Type II Supernovae and Their Binary Companion Stars

Mars Bell

About Me

Hello! My name is Mars Bell, and I am a rising junior at the Illinois Institute of Technology, majoring in astrophysics. This summer I worked with Dr. Charlie Kilpatrick as a part of Dr. Wen-Fai Fong's group on determining the mass limits placed on binary companion stars of type II supernovae.


The search for binary star companions left behind at type II supernovae sites is crucial to the understanding of massive stellar evolution as well as binary stellar evolution. Many companion stars have been discovered, but the catalog is far from complete. By looking at images of supernova locations, it can be determined if there is a second star companion left at the site. These images can also reveal key traits of these companion stars, such as magnitude and mass. Some masses of stars cannot exist as companion stars to supernovae.

Contact Me: mbell7 [at] hawk.iit.edu



Massive stars (zero-age main sequence; ZAMS greater than 8 solar masses) are rare, given their short lifespans and that they are produced at lower rates (Salpeter 1955). This scarcity makes them a poorly understood area of research. They are important to the study of the universe as a whole, as they will end up becoming neutron stars, black holes, and most important to this paper, core-collapse supernovae (Burrows, Hayes, & Fryxell 1995).

Binary stars, two stars that are gravitationally bound to each other, are also poorly understood, as they are difficult to observe. However, binary stars systems are abundant, especially for massive stars, with over 70% of massive stars exchanging mass in a binary system (Sana et al. 2012), thus making the two areas of research inseparable. By exchanging mass, these binary stars' evolutionary paths are greatly altered, including the end of those paths (Podsiadlowski, Joss, & Hsu 1992).

Supernovae are a great tool for studying massive stars, as they are a visually prominent final stage in massive star evolution. Supernovae release heavy elements into the universe (Woosley & Weaver 1995), which makes them essential to all areas of research. The conducted survey specifically targets type II supernovae, which are a type of core collapse supernovae.


First, data reduction was done on the collected Hubble Space Telescope (HST) images to produce usable images. HST images are very precise, allowing viewers to resolve individual stars, which was crucial to this project. The data reduction was done with the hst123.py program. Then, each image was examined by eye to determine if there was an object within a radius of 0.2", centering around the coordinates of the supernova. A photometry program was also run on each image to obtain a limiting magnitude on a potential object. These limiting magnitudes were used to obtain absolute magnitudes via the distance modulus. The absolute magnitudes were then compared to the models in order to determine the minimum masses these possible binary stars could have.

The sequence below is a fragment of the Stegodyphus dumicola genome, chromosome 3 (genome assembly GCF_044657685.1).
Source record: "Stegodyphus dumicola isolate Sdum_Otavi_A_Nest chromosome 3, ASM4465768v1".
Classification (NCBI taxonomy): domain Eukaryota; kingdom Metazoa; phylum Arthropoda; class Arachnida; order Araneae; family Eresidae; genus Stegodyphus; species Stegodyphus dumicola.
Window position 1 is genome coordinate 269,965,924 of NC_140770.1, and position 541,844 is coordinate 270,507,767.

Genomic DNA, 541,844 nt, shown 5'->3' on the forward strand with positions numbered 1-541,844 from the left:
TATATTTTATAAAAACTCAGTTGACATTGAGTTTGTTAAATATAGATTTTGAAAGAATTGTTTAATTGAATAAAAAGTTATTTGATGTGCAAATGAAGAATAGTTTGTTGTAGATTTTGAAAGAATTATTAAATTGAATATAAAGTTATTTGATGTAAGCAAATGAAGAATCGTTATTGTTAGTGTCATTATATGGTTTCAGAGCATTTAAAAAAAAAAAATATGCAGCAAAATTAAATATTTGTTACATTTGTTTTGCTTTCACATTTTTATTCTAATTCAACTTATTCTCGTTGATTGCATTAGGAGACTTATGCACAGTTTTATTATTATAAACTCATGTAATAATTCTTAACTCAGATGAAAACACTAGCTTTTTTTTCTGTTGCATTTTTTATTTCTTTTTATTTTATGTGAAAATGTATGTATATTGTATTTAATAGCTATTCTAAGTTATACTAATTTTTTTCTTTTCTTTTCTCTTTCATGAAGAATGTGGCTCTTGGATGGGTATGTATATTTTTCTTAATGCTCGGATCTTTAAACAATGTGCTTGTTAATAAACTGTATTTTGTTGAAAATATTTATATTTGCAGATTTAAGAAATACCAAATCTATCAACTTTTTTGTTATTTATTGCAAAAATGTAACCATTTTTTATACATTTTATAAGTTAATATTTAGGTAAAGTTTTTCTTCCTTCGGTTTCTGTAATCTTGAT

Out of the 31 supernovae examined, only 10 were determined to possibly have a binary star companion. It should be noted that of these 10, only 1 supernova took place before 2017. This is may be because the images of newer supernovae actually still show the supernova itself, not a companion star but appearing as such. The legitimacy of these candidate companions has yet to be determined.

Figure 1 below shows which masses of main sequence and post-main sequence stars can be ruled out for a certain fraction of supernovae. For example, main sequence stars above about 8 solar masses can be ruled out for 50% of supernovae. Another notable result is that main sequence stars under about 18 solar masses can be ruled out for all supernovae, meaning that none of the supernovae surveyed can have a companion star above 18 solar masses. There are no post-main sequence stars under 7 solar masses, as those would be too faint to observe (likely white dwarfs).


Discovering that 50% of companion stars cannot be more massive than 8 solar masses is significant, because 8 solar masses stars are how we define massive stars. If 50% of our binary stars aren't massive when we expect them to be, then there's more to be investigated. By discovering these mass limits on companion stars of type II supernovae, this research furthers the collective understanding of massive star and binary star evolution.


This material is based upon work supported by the National Science Foundation under grant No. AST 2149425, a Research Experiences for Undergraduates (REU) grant awarded to CIERA at Northwestern University. Any opinions, findings, and conclusions or recommendations expressed in this material a re those of the author(s) and do not necessarily reflect the views of the National Science Foundation. This research is based on observations made with the NASA/ESA Hubble Space Telescope obtained from the Space Telescope Science Institute, which is operated by the Association of Universities for Research in Astronomy, Inc., under NASA contract NAS 5-26555. These observations are associated with program HST-SNAP-17070. We acknowledge the indigenous people of this land, and those who continue to live here.